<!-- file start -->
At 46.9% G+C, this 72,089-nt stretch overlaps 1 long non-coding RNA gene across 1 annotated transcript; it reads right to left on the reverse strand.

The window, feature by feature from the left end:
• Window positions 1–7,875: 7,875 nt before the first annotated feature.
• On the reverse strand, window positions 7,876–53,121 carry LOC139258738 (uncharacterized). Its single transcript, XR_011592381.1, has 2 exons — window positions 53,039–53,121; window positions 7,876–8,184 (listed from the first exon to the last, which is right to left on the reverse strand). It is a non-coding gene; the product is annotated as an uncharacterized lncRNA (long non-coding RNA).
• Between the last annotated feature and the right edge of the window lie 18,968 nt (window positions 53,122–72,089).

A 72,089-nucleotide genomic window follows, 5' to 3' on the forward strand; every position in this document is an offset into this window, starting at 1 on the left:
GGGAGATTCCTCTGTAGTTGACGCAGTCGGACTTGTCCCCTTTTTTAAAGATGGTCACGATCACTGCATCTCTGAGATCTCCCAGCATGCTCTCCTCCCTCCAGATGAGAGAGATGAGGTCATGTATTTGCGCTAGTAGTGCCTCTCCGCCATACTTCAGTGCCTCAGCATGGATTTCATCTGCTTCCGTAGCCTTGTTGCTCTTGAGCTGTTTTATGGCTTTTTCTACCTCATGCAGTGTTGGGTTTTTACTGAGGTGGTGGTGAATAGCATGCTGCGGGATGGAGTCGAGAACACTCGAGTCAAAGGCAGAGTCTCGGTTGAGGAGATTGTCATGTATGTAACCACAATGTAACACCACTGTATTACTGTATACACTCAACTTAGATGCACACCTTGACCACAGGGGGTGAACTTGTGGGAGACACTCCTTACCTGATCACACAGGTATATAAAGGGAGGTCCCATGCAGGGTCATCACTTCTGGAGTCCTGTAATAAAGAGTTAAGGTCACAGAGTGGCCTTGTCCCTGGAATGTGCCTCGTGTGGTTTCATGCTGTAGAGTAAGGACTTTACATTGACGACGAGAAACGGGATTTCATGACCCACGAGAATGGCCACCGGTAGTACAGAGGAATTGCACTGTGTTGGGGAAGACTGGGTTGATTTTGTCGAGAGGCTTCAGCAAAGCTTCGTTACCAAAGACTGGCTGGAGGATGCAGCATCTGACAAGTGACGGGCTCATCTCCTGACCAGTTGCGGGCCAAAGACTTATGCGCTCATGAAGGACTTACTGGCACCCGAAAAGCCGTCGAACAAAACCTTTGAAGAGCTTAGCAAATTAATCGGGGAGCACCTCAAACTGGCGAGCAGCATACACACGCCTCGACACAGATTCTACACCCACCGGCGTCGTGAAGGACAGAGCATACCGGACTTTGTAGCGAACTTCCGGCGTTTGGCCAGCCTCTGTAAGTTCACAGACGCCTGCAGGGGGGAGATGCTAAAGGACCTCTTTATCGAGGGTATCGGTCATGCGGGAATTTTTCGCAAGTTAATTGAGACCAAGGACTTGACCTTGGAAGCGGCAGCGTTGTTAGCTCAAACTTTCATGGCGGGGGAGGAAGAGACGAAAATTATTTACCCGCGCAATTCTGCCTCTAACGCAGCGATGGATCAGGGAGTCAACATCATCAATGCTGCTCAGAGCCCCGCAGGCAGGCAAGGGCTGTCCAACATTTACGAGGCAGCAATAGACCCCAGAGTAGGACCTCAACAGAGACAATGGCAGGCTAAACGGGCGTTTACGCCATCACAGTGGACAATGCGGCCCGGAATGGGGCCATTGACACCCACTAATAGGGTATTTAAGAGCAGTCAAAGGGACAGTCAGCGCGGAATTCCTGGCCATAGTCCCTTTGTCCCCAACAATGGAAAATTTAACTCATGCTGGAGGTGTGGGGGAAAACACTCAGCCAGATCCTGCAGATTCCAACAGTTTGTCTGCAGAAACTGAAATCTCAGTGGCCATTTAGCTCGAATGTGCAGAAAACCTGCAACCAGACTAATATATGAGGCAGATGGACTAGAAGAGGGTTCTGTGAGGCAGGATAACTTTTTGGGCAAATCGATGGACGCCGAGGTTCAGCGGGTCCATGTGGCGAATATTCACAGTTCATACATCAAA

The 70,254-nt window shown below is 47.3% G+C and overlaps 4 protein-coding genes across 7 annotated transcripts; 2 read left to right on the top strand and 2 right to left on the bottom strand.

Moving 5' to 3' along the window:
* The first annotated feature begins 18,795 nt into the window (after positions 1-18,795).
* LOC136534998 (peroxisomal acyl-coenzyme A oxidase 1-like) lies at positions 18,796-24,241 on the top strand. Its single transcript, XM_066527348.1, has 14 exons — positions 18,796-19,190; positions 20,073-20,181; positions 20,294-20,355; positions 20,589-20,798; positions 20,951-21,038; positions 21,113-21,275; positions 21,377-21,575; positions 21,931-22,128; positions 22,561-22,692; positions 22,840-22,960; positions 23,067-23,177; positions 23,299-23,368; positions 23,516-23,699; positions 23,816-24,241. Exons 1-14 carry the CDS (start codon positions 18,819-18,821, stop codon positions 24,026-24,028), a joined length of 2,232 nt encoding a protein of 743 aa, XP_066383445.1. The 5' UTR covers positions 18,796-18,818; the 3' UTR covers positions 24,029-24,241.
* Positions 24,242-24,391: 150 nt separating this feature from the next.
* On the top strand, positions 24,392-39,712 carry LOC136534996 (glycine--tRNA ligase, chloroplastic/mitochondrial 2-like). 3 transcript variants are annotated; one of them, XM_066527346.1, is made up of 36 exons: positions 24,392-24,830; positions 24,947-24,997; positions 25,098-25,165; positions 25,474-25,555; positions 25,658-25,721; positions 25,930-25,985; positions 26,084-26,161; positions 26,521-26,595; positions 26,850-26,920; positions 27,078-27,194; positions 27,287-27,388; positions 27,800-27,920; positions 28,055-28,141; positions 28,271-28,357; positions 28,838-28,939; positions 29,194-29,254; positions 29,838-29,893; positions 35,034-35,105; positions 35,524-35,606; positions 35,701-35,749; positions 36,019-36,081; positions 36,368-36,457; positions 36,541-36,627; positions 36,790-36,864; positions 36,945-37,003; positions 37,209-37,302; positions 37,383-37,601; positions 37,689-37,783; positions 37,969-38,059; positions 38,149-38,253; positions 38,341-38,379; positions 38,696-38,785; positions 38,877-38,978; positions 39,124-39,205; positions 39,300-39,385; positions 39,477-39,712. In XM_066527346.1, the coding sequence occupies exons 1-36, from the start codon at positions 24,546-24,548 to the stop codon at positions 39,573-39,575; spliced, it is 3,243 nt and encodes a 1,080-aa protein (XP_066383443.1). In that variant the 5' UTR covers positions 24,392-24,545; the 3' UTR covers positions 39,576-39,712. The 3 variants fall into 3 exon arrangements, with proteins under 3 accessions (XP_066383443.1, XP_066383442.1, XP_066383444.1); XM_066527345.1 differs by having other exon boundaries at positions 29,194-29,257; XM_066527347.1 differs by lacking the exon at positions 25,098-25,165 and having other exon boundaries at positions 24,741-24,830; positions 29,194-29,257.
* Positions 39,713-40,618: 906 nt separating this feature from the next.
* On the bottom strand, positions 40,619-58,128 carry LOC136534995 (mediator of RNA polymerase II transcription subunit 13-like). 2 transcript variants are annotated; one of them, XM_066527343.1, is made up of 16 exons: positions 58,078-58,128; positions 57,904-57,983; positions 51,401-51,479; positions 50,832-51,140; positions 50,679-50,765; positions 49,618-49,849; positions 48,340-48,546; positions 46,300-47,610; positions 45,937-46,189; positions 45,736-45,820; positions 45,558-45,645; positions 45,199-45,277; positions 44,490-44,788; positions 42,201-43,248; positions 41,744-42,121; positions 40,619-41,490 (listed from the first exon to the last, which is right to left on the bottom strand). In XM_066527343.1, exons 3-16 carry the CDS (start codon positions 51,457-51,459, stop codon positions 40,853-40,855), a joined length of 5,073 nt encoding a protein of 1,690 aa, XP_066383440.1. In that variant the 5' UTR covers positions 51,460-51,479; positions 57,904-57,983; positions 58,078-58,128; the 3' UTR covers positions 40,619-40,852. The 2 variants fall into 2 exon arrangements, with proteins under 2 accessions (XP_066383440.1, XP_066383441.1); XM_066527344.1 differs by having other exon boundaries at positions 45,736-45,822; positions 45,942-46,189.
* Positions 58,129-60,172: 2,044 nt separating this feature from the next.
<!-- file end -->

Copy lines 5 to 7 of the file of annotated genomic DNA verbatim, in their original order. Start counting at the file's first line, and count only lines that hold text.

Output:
• Between the last annotated feature and the right edge of the window lie 18,968 nt (window positions 53,122–72,089).

A 72,089-nucleotide genomic window follows, 5' to 3' on the forward strand; every position in this document is an offset into this window, starting at 1 on the left:
GGGAGATTCCTCTGTAGTTGACGCAGTCGGACTTGTCCCCTTTTTTAAAGATGGTCACGATCACTGCATCTCTGAGATCTCCCAGCATGCTCTCCTCCCTCCAGATGAGAGAGATGAGGTCATGTATTTGCGCTAGTAGTGCCTCTCCGCCATACTTCAGTGCCTCAGCATGGATTTCATCTGCTTCCGTAGCCTTGTTGCTCTTGAGCTGTTTTATGGCTTTTTCTACCTCATGCAGTGTTGGGTTTTTACTGAGGTGGTGGTGAATAGCATGCTGCGGGATGGAGTCGAGAACACTCGAGTCAAAGGCAGAGTCTCGGTTGAGGAGATTGTCATGTATGTAACCACAATGTAACACCACTGTATTACTGTATACACTCAACTTAGATGCACACCTTGACCACAGGGGGTGAACTTGTGGGAGACACTCCTTACCTGATCACACAGGTATATAAAGGGAGGTCCCATGCAGGGTCATCACTTCTGGAGTCCTGTAATAAAGAGTTAAGGTCACAGAGTGGCCTTGTCCCTGGAATGTGCCTCGTGTGGTTTCATGCTGTAGAGTAAGGACTTTACATTGACGACGAGAAACGGGATTTCATGACCCACGAGAATGGCCACCGGTAGTACAGAGGAATTGCACTGTGTTGGGGAAGACTGGGTTGATTTTGTCGAGAGGCTTCAGCAAAGCTTCGTTACCAAAGACTGGCTGGAGGATGCAGCATCTGACAAGTGACGGGCTCATCTCCTGACCAGTTGCGGGCCAAAGACTTATGCGCTCATGAAGGACTTACTGGCACCCGAAAAGCCGTCGAACAAAACCTTTGAAGAGCTTAGCAAATTAATCGGGGAGCACCTCAAACTGGCGAGCAGCATACACACGCCTCGACACAGATTCTACACCCACCGGCGTCGTGAAGGACAGAGCATACCGGACTTTGTAGCGAACTTCCGGCGTTTGGCCAGCCTCTGTAAGTTCACAGACGCCTGCAGGGGGGAGATGCTAAAGGACCTCTTTATCGAGGGTATCGGTCATGCGGGAATTTTTCGCAAGTTAATTGAGACCAAGGACTTGACCTTGGAAGCGGCAGCGTTGTTAGCTCAAACTTTCATGGCGGGGGAGGAAGAGACGAAAATTATTTACCCGCGCAATTCTGCCTCTAACGCAGCGATGGATCAGGGAGTCAACATCATCAATGCTGCTCAGAGCCCCGCAGGCAGGCAAGGGCTGTCCAACATTTACGAGGCAGCAATAGACCCCAGAGTAGGACCTCAACAGAGACAATGGCAGGCTAAACGGGCGTTTACGCCATCACAGTGGACAATGCGGCCCGGAATGGGGCCATTGACACCCACTAATAGGGTATTTAAGAGCAGTCAAAGGGACAGTCAGCGCGGAATTCCTGGCCATAGTCCCTTTGTCCCCAACAATGGAAAATTTAACTCATGCTGGAGGTGTGGGGGAAAACACTCAGCCAGATCCTGCAGATTCCAACAGTTTGTCTGCAGAAACTGAAATCTCAGTGGCCATTTAGCTCGAATGTGCAGAAAACCTGCAACCAGACTAATATATGAGGCAGATGGACTAGAAGAGGGTTCTGTGAGGCAGGATAACTTTTTGGGCAAATCGATGGACGCCGAGGTTCAGCGGGTCCATGTGGCGAATATTCACAGTTCATACATCAAA